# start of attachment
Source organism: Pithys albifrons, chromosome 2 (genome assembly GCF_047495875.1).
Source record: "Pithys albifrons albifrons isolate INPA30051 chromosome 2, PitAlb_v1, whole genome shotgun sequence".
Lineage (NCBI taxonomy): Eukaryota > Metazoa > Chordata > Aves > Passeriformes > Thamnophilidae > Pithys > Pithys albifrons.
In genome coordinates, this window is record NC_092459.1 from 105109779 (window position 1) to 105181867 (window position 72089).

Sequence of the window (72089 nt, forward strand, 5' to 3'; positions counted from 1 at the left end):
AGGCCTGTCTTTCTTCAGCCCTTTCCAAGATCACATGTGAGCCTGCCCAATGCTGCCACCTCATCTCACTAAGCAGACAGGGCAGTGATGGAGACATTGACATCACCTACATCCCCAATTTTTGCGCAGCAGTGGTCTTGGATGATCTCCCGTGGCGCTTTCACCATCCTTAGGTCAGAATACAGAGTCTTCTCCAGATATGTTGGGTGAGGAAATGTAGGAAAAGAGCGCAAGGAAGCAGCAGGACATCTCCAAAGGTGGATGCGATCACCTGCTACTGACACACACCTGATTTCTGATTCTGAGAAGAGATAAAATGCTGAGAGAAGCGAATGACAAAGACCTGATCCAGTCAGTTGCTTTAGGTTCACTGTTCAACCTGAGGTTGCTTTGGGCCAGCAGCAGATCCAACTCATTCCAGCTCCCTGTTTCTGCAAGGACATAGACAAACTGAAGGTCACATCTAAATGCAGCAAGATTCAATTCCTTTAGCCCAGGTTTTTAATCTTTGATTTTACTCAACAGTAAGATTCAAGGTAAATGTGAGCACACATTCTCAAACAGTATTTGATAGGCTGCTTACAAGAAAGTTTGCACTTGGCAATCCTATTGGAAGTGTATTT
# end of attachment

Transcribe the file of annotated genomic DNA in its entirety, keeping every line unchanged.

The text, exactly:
Source organism: Pithys albifrons, chromosome 2 (genome assembly GCF_047495875.1).
Source record: "Pithys albifrons albifrons isolate INPA30051 chromosome 2, PitAlb_v1, whole genome shotgun sequence".
Lineage (NCBI taxonomy): Eukaryota > Metazoa > Chordata > Aves > Passeriformes > Thamnophilidae > Pithys > Pithys albifrons.
In genome coordinates, this window is record NC_092459.1 from 105109779 (window position 1) to 105181867 (window position 72089).

Sequence of the window (72089 nt, forward strand, 5' to 3'; positions counted from 1 at the left end):
AGGCCTGTCTTTCTTCAGCCCTTTCCAAGATCACATGTGAGCCTGCCCAATGCTGCCACCTCATCTCACTAAGCAGACAGGGCAGTGATGGAGACATTGACATCACCTACATCCCCAATTTTTGCGCAGCAGTGGTCTTGGATGATCTCCCGTGGCGCTTTCACCATCCTTAGGTCAGAATACAGAGTCTTCTCCAGATATGTTGGGTGAGGAAATGTAGGAAAAGAGCGCAAGGAAGCAGCAGGACATCTCCAAAGGTGGATGCGATCACCTGCTACTGACACACACCTGATTTCTGATTCTGAGAAGAGATAAAATGCTGAGAGAAGCGAATGACAAAGACCTGATCCAGTCAGTTGCTTTAGGTTCACTGTTCAACCTGAGGTTGCTTTGGGCCAGCAGCAGATCCAACTCATTCCAGCTCCCTGTTTCTGCAAGGACATAGACAAACTGAAGGTCACATCTAAATGCAGCAAGATTCAATTCCTTTAGCCCAGGTTTTTAATCTTTGATTTTACTCAACAGTAAGATTCAAGGTAAATGTGAGCACACATTCTCAAACAGTATTTGATAGGCTGCTTACAAGAAAGTTTGCACTTGGCAATCCTATTGGAAGTGTATTT